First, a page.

Federal agencies have a well-deserved reputation for issuing regulations, publishing guidance documents, and bringing enforcement actions against American businesses. But when the stars align, agencies sometimes eliminate old regulations and modernize their guidance documents.
The Federal Trade Commission (FTC) is pursuing another deregulatory approach: advocating for economic liberty at the state and local levels. The agency’s new Economic Liberty Task Force, recently announced by FTC Acting Chair Maureen Ohlhausen, is intended to tackle “regulatory hurdles to job growth.”
The FTC has its work cut out.
For starters, this task force will focus on occupational licensing rules, which have made it increasingly difficult for people to find jobs and launch businesses. As the FTC has noted, nearly three in 10 American jobs now require a license, a six-fold increase since the 1950s. This trend, which has taken place largely at the state level, has met growing criticism as an unnecessary economic burden on U.S. workers and a driver of higher prices for consumers.
One longstanding opponent of occupational licensing regimes is the Institute for Justice, which published an excellent report in 2012, “License to Work,” that documents the licensing requirements for 102 occupations across the country.
Libertarian groups aren’t the only critics of these laws—a 2015 report issued by President Obama’s White House expressed skepticism toward occupational licensing restrictions, offering lawmakers guidance about how to adopt less restrictive alternatives to licensing.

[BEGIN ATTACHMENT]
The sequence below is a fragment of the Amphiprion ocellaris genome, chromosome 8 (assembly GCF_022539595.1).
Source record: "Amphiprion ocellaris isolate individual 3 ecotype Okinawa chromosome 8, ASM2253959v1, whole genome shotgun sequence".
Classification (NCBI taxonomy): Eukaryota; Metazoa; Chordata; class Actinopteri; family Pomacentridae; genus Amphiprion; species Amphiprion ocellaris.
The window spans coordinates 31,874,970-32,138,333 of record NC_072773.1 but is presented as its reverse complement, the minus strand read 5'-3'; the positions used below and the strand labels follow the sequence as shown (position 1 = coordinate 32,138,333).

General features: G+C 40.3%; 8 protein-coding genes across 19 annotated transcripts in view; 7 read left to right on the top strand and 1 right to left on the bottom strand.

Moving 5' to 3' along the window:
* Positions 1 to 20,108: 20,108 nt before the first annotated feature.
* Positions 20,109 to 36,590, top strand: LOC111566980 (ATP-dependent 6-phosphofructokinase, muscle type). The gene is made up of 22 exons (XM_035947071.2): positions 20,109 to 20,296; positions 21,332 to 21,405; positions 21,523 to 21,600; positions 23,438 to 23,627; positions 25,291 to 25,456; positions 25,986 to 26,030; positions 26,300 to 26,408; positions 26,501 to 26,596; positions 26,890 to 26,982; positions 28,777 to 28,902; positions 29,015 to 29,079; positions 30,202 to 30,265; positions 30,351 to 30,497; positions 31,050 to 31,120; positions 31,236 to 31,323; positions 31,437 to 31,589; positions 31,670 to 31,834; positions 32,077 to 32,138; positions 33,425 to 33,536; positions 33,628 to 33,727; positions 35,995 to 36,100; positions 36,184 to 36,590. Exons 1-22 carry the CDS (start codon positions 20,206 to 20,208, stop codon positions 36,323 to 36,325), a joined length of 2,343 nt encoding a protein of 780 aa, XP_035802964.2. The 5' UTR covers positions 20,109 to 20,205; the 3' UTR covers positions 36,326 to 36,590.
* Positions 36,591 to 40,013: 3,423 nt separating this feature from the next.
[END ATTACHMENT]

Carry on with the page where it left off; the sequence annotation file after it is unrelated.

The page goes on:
But occupational licensing is just the tip of the iceberg when it comes to barriers to economic liberty. As James Cooper of George Mason University’s Law & Economics Center explains, a panoply of laws ranging from “minimum service requirements” to auto dealer franchise laws to the “three-tier” alcohol distribution system have accumulated over the years to the detriment of consumers.
Local regulation of transportation providers like Uber and Lyft is another area where liberty is restricted, as TechFreedom President Berin Szoka observes. However, such regulations tend to benefit incumbent businesses, so they are rarely eliminated. When a law enriches narrow interests while imposing diffuse costs on consumers, the concentrated interests tend to prevail.
The FTC, a century-old federal agency staffed with some very knowledgeable economists, can help consumers by effectively advocating for fewer barriers to economic liberty. From public speeches in state capitals to legal filings to testimony before state legislatures, there are plenty of opportunities for the agency to participate in the regulatory and legislative processes, lend a prominent voice in support of reform-minded officials, and assist judges in resolving legal challenges to irrational state and local regulations.
We commend Acting Chair Ohlhausen for launching the Economic Liberty Task Force, and look forward to seeing the initiative in action.